I think of the standard “Cherokee.”

Yeah! Exactly! I wanted it to be that blazing be-bop energy. That’s what I got.

I know Trey Johnson was imperative to making this album. How would you describe his importance to it?

None of it would have happened. From day one, it was all Trey. I had put out Alphabet Girls I maybe 10 years ago myself. It was fine, but I really didn’t any big plans to record [II]. I hadn’t finished all the songs. I was in no hurry to do it. I didn’t know if I was going to do it.

And then Trey got me a gig playing a steakhouse in Dallas. It was a good gig. That’s when I started to get to know Trey. We were acquaintances before that, but I didn’t really know him. As we got to know each other, he was such a wonderful person. It wasn’t until that long that he’s asking what I’m doing. He heard me play a few of the songs at the steakhouse gig. He said, “Why don’t you put out the album?” That’s how it started.

He invited me to come on the label and do the record. There are these single people who can really make so many things happen. He was definitely one of them. I wasn’t the only person he got to believe in themselves again.

Are you hoping to record more music?

Oh yeah! I’m always hoping to record more. I have the music, and it’s all done. I have way more music that’s ready to go that I can get recorded. It’s just a matter of getting it recorded.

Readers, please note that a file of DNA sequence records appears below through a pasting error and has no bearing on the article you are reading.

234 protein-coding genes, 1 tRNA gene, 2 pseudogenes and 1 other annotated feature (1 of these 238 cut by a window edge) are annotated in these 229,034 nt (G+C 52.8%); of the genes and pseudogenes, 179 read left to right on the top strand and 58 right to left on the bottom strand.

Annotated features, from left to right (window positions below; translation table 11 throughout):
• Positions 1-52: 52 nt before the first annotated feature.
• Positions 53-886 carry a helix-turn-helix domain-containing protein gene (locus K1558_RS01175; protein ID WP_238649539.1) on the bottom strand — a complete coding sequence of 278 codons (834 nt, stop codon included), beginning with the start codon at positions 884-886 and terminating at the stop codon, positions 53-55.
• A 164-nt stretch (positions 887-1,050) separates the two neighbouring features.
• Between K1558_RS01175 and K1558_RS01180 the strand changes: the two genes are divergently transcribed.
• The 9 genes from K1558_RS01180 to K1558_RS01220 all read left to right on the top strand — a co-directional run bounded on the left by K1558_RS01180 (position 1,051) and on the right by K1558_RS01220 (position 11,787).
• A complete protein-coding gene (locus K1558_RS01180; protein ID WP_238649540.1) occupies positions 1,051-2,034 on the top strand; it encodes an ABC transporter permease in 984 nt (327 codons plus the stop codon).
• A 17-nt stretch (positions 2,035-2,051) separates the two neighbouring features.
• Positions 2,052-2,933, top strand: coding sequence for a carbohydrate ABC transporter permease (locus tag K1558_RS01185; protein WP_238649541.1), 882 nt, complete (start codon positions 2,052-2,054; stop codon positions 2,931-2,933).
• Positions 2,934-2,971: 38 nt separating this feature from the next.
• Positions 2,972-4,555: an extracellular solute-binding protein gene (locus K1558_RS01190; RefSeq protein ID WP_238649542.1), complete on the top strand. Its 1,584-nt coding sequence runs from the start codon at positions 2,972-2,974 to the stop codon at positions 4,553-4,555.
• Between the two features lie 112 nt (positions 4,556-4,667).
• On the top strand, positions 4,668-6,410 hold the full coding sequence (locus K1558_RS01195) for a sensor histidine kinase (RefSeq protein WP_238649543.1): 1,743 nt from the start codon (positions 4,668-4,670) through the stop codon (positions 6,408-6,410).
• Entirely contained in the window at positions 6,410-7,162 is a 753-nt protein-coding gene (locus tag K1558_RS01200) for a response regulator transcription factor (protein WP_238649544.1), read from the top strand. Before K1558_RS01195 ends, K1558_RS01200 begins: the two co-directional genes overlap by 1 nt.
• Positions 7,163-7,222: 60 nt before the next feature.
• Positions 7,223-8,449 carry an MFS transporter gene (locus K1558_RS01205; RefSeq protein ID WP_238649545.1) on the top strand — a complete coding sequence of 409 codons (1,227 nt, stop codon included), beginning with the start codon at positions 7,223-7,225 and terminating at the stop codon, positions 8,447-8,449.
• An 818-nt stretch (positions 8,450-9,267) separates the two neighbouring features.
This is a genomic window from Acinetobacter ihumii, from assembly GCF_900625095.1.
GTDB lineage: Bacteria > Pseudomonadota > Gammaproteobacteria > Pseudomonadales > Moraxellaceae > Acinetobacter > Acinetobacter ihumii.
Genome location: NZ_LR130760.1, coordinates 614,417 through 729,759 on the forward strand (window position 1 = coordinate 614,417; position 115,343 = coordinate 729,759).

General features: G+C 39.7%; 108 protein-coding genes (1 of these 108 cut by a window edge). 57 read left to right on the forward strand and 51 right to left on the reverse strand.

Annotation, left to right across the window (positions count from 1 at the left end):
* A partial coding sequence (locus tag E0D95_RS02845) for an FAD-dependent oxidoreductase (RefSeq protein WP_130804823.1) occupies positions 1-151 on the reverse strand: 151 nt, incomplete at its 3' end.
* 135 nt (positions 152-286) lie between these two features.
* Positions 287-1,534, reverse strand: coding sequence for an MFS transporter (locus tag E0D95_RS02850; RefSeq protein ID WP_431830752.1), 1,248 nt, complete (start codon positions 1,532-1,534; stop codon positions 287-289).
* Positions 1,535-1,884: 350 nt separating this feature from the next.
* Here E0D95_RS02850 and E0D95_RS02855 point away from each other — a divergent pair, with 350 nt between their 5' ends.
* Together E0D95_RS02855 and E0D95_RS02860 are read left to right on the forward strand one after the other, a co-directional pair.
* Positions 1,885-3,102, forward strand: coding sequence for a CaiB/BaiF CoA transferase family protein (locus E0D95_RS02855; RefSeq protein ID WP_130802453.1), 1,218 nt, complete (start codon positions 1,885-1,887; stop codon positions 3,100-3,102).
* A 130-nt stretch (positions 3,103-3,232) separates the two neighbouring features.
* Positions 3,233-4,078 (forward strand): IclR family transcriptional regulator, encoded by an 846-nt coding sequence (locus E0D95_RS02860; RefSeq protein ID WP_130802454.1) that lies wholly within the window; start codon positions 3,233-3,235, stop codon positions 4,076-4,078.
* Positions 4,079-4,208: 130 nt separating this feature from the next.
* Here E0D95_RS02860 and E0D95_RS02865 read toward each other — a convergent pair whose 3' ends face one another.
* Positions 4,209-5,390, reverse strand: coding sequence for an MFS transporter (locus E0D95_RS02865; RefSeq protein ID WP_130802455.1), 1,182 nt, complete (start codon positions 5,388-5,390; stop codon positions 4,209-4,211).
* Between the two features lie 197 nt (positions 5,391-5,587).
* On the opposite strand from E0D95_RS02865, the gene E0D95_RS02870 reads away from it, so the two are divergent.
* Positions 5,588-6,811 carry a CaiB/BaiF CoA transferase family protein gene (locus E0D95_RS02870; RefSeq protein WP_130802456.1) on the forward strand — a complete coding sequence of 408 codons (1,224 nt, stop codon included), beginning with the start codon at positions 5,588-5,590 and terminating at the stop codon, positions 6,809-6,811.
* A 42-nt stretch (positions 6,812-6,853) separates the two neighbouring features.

Of all the things that slow me down and keep me from getting anything done, it’s being a good scheduler and organizer. Those are not skills that I have.

Do people recognize you around here, or do they recognize your voice as you’re picking up coffee?

I’ve lived in Denton for 30 years. I know a lot of people in Denton. When I go to Dallas, I’m often very surprised and pleased that people will come up and recognize me. Sometimes I’ll be buying a coffee or something and somebody will recognize me from my speaking voice. I spend most of my time in Denton.  It’s not really hard to be well-known in Denton. [Laughs]

I swear there is a portal in Denton, where if you walk just a few blocks away from the square, you’re transported to 1956. It’s like I’ve stepped into The Last Picture Show.

Well, up until a few years ago, it was all like that. That’s the way I liked it. I liked everything the way that it was. Especially with seeing everything it’s being replaced with. If you want to know what Denton’s beginning to look like, go to Bishop Arts or Lower Greenville. They’re kinda making IKEA buildings around there. There’s no stopping it. Denton’s all growing up.

Are you planning on doing any more live scores at the Texas Theatre?

Yeah! I’m talking to Barak Epstein about it now. Chances are looking real good that we’re going to do one in the middle of September. I want to marry playing the movie and stuff from my album as a duo thing. I’m going to teach my performance group how to play the movie as well. I want to score The Kid by Charlie Chaplin.

Photo by Frances Tingle.

All other photos by James Bland.